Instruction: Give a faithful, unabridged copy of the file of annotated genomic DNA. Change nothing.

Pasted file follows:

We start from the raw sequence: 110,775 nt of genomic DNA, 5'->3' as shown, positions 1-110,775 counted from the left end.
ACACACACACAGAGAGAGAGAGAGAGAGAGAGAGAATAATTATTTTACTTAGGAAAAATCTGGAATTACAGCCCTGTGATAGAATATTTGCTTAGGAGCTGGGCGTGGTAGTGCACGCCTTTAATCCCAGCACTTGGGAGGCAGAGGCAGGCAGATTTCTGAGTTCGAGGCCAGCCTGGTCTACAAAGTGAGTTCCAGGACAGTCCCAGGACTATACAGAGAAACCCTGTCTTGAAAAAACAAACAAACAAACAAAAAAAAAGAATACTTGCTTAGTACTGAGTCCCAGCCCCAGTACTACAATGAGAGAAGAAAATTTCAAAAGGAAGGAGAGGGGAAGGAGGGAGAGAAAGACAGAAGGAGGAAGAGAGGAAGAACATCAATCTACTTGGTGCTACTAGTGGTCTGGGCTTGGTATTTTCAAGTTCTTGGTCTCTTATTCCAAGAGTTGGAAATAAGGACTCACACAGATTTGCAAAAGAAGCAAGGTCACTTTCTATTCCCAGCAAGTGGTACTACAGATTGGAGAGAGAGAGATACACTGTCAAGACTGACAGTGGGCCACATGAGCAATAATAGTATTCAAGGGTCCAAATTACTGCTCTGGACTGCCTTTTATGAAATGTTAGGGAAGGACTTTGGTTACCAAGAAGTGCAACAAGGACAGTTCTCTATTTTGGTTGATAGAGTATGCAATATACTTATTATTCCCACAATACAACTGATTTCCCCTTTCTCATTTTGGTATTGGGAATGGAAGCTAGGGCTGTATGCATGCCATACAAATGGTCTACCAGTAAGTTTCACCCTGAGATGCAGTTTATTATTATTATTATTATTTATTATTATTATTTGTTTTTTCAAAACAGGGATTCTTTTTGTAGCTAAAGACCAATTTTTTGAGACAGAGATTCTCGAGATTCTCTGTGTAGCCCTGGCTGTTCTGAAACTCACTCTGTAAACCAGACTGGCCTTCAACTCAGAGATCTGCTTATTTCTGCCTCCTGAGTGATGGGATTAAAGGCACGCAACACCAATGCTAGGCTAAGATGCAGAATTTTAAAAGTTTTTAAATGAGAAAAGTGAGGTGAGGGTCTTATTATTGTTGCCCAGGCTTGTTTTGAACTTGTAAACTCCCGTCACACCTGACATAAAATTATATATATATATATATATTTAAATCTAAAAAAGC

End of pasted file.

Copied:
We start from the raw sequence: 110,775 nt of genomic DNA, 5'->3' as shown, positions 1-110,775 counted from the left end.
ACACACACACAGAGAGAGAGAGAGAGAGAGAGAGAATAATTATTTTACTTAGGAAAAATCTGGAATTACAGCCCTGTGATAGAATATTTGCTTAGGAGCTGGGCGTGGTAGTGCACGCCTTTAATCCCAGCACTTGGGAGGCAGAGGCAGGCAGATTTCTGAGTTCGAGGCCAGCCTGGTCTACAAAGTGAGTTCCAGGACAGTCCCAGGACTATACAGAGAAACCCTGTCTTGAAAAAACAAACAAACAAACAAAAAAAAAGAATACTTGCTTAGTACTGAGTCCCAGCCCCAGTACTACAATGAGAGAAGAAAATTTCAAAAGGAAGGAGAGGGGAAGGAGGGAGAGAAAGACAGAAGGAGGAAGAGAGGAAGAACATCAATCTACTTGGTGCTACTAGTGGTCTGGGCTTGGTATTTTCAAGTTCTTGGTCTCTTATTCCAAGAGTTGGAAATAAGGACTCACACAGATTTGCAAAAGAAGCAAGGTCACTTTCTATTCCCAGCAAGTGGTACTACAGATTGGAGAGAGAGAGATACACTGTCAAGACTGACAGTGGGCCACATGAGCAATAATAGTATTCAAGGGTCCAAATTACTGCTCTGGACTGCCTTTTATGAAATGTTAGGGAAGGACTTTGGTTACCAAGAAGTGCAACAAGGACAGTTCTCTATTTTGGTTGATAGAGTATGCAATATACTTATTATTCCCACAATACAACTGATTTCCCCTTTCTCATTTTGGTATTGGGAATGGAAGCTAGGGCTGTATGCATGCCATACAAATGGTCTACCAGTAAGTTTCACCCTGAGATGCAGTTTATTATTATTATTATTATTTATTATTATTATTTGTTTTTTCAAAACAGGGATTCTTTTTGTAGCTAAAGACCAATTTTTTGAGACAGAGATTCTCGAGATTCTCTGTGTAGCCCTGGCTGTTCTGAAACTCACTCTGTAAACCAGACTGGCCTTCAACTCAGAGATCTGCTTATTTCTGCCTCCTGAGTGATGGGATTAAAGGCACGCAACACCAATGCTAGGCTAAGATGCAGAATTTTAAAAGTTTTTAAATGAGAAAAGTGAGGTGAGGGTCTTATTATTGTTGCCCAGGCTTGTTTTGAACTTGTAAACTCCCGTCACACCTGACATAAAATTATATATATATATATATATTTAAATCTAAAAAAGC